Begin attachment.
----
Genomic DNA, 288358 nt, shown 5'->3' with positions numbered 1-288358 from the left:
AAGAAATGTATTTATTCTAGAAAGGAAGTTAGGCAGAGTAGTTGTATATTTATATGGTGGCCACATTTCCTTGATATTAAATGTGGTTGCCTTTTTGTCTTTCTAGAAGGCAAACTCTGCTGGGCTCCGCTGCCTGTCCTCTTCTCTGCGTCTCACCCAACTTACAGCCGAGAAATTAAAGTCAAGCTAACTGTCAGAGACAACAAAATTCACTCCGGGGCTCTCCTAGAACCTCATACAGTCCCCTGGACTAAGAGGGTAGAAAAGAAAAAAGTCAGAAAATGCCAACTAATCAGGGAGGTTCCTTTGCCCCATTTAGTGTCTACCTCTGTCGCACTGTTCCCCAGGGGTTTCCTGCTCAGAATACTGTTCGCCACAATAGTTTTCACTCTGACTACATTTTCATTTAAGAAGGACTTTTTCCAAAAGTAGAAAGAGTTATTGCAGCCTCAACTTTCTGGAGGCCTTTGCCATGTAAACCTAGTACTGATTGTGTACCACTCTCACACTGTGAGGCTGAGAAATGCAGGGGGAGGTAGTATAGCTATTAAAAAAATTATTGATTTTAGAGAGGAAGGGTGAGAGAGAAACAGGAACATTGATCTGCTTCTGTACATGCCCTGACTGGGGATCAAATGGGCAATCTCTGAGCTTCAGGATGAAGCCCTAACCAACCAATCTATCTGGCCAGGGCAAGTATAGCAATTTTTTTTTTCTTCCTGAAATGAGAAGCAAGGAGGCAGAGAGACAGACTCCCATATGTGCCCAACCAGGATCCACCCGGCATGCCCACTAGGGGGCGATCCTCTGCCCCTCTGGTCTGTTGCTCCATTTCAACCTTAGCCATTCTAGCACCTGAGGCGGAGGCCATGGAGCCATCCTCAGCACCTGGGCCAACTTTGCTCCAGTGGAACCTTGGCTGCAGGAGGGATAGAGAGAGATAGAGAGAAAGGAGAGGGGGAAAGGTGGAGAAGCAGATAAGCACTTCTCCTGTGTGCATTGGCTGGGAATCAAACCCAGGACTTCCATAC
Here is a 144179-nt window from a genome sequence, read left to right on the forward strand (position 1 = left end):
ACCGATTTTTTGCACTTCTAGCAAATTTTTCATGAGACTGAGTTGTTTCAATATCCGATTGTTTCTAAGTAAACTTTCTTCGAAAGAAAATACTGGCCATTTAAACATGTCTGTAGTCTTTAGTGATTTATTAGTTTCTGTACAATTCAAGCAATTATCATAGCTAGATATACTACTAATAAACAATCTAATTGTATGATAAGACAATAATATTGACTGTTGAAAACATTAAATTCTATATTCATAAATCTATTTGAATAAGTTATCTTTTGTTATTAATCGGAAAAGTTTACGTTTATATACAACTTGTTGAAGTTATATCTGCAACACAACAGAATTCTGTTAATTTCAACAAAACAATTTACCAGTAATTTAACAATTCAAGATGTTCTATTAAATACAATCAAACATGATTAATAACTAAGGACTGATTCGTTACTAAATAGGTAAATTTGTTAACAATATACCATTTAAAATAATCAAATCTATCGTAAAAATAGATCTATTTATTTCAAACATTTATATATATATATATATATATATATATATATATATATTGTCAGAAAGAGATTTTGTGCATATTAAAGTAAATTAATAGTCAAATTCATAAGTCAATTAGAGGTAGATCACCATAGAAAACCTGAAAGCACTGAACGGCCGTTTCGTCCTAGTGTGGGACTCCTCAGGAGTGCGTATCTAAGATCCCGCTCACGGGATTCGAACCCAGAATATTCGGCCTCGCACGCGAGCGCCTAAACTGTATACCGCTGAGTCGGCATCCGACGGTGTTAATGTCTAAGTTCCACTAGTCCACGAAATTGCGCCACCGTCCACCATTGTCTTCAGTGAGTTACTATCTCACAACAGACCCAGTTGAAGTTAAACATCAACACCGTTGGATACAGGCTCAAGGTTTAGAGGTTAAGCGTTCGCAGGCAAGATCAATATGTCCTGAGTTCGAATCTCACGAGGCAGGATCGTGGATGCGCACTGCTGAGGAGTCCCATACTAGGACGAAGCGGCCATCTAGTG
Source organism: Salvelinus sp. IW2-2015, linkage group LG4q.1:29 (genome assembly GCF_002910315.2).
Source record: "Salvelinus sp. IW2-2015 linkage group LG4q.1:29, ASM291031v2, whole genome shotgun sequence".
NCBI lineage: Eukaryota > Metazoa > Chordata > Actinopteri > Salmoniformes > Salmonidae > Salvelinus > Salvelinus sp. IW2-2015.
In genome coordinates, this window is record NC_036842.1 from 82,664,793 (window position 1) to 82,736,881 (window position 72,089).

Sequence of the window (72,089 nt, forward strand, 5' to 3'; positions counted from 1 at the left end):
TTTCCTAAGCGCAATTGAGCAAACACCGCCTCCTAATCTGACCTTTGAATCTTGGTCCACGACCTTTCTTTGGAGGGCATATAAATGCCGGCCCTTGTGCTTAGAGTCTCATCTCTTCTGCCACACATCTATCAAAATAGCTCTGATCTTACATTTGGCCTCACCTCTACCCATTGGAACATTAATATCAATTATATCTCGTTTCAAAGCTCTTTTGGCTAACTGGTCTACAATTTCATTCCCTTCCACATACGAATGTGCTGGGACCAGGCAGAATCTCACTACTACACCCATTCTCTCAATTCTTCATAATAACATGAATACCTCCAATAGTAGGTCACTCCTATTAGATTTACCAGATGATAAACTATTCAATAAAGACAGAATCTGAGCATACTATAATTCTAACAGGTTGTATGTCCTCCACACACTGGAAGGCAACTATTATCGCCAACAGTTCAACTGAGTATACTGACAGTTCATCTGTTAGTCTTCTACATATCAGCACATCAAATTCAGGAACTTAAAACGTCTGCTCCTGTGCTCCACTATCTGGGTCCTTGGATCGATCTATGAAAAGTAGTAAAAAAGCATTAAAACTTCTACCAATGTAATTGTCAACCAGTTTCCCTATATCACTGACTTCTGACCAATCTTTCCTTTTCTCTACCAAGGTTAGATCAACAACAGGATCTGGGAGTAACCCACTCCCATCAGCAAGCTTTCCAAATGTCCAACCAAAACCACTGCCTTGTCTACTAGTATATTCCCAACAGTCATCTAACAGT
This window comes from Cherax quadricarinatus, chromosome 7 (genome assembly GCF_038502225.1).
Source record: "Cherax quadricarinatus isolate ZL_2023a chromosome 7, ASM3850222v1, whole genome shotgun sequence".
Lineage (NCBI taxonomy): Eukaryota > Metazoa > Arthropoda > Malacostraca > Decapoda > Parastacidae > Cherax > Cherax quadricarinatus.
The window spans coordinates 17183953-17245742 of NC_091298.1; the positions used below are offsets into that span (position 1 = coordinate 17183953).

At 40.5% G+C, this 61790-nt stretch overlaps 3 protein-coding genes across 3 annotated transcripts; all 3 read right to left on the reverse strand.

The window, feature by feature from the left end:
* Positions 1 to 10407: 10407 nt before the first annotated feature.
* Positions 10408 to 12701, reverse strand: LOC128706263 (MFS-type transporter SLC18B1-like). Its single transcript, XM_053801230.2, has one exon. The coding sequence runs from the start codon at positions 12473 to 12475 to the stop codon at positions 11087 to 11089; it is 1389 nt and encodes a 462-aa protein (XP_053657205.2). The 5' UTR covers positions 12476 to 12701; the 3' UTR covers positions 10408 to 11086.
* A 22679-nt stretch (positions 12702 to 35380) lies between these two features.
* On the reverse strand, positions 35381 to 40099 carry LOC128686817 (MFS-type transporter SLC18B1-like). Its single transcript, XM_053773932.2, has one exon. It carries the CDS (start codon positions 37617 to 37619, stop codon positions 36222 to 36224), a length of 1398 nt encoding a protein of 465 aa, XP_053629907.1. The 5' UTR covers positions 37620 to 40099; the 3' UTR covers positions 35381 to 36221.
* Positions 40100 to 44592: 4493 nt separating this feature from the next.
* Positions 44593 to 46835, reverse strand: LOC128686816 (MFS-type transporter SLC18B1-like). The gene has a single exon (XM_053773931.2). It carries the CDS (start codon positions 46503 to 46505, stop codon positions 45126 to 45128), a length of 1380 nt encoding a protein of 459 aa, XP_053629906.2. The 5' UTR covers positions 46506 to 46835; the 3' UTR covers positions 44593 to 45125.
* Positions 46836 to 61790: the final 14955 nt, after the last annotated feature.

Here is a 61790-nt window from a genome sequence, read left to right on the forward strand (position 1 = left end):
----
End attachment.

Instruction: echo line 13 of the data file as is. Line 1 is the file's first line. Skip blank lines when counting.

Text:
Lineage (NCBI taxonomy): Eukaryota > Metazoa > Arthropoda > Malacostraca > Decapoda > Parastacidae > Cherax > Cherax quadricarinatus.